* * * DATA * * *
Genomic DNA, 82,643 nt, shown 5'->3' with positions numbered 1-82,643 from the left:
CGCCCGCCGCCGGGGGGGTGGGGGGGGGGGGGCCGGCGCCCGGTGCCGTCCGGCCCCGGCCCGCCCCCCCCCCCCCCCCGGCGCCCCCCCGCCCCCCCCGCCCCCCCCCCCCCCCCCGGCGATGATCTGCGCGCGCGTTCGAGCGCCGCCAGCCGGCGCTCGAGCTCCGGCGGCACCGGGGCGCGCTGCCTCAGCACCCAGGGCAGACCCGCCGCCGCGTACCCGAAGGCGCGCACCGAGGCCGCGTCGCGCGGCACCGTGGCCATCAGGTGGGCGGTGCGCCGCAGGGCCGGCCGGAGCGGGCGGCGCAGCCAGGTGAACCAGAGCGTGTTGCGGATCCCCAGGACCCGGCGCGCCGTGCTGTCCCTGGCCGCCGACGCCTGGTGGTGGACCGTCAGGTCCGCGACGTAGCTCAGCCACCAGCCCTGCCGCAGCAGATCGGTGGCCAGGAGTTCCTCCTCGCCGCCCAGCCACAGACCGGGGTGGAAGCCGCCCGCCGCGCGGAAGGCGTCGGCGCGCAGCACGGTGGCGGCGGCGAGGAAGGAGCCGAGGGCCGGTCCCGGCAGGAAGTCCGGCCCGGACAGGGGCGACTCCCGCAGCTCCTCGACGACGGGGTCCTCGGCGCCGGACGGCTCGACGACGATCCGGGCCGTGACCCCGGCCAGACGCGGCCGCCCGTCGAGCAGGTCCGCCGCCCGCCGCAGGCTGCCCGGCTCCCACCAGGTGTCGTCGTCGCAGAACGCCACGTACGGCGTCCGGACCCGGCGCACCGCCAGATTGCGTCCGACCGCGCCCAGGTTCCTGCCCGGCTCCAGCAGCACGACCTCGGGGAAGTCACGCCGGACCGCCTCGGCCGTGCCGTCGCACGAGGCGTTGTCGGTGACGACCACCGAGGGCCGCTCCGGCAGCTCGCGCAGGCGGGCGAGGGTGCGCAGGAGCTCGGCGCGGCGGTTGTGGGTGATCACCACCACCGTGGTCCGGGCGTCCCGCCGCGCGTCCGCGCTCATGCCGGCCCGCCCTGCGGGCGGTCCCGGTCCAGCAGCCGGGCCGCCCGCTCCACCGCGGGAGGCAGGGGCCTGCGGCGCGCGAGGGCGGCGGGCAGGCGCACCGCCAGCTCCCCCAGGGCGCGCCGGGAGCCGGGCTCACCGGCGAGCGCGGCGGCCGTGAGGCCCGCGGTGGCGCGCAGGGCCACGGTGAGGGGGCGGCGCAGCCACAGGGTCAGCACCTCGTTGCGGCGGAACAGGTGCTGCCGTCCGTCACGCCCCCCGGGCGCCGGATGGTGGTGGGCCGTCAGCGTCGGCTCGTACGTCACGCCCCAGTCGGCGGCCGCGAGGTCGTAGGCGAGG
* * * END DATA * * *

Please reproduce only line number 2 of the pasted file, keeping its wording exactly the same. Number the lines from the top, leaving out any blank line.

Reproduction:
CGCCCGCCGCCGGGGGGGTGGGGGGGGGGGGGCCGGCGCCCGGTGCCGTCCGGCCCCGGCCCGCCCCCCCCCCCCCCCCGGCGCCCCCCCGCCCCCCCCGCCCCCCCCCCCCCCCCCGGCGATGATCTGCGCGCGCGTTCGAGCGCCGCCAGCCGGCGCTCGAGCTCCGGCGGCACCGGGGCGCGCTGCCTCAGCACCCAGGGCAGACCCGCCGCCGCGTACCCGAAGGCGCGCACCGAGGCCGCGTCGCGCGGCACCGTGGCCATCAGGTGGGCGGTGCGCCGCAGGGCCGGCCGGAGCGGGCGGCGCAGCCAGGTGAACCAGAGCGTGTTGCGGATCCCCAGGACCCGGCGCGCCGTGCTGTCCCTGGCCGCCGACGCCTGGTGGTGGACCGTCAGGTCCGCGACGTAGCTCAGCCACCAGCCCTGCCGCAGCAGATCGGTGGCCAGGAGTTCCTCCTCGCCGCCCAGCCACAGACCGGGGTGGAAGCCGCCCGCCGCGCGGAAGGCGTCGGCGCGCAGCACGGTGGCGGCGGCGAGGAAGGAGCCGAGGGCCGGTCCCGGCAGGAAGTCCGGCCCGGACAGGGGCGACTCCCGCAGCTCCTCGACGACGGGGTCCTCGGCGCCGGACGGCTCGACGACGATCCGGGCCGTGACCCCGGCCAGACGCGGCCGCCCGTCGAGCAGGTCCGCCGCCCGCCGCAGGCTGCCCGGCTCCCACCAGGTGTCGTCGTCGCAGAACGCCACGTACGGCGTCCGGACCCGGCGCACCGCCAGATTGCGTCCGACCGCGCCCAGGTTCCTGCCCGGCTCCAGCAGCACGACCTCGGGGAAGTCACGCCGGACCGCCTCGGCCGTGCCGTCGCACGAGGCGTTGTCGGTGACGACCACCGAGGGCCGCTCCGGCAGCTCGCGCAGGCGGGCGAGGGTGCGCAGGAGCTCGGCGCGGCGGTTGTGGGTGATCACCACCACCGTGGTCCGGGCGTCCCGCCGCGCGTCCGCGCTCATGCCGGCCCGCCCTGCGGGCGGTCCCGGTCCAGCAGCCGGGCCGCCCGCTCCACCGCGGGAGGCAGGGGCCTGCGGCGCGCGAGGGCGGCGGGCAGGCGCACCGCCAGCTCCCCCAGGGCGCGCCGGGAGCCGGGCTCACCGGCGAGCGCGGCGGCCGTGAGGCCCGCGGTGGCGCGCAGGGCCACGGTGAGGGGGCGGCGCAGCCACAGGGTCAGCACCTCGTTGCGGCGGAACAGGTGCTGCCGTCCGTCACGCCCCCCGGGCGCCGGATGGTGGTGGGCCGTCAGCGTCGGCTCGTACGTCACGCCCCAGTCGGCGGCCGCGAGGTCGTAGGCGAGG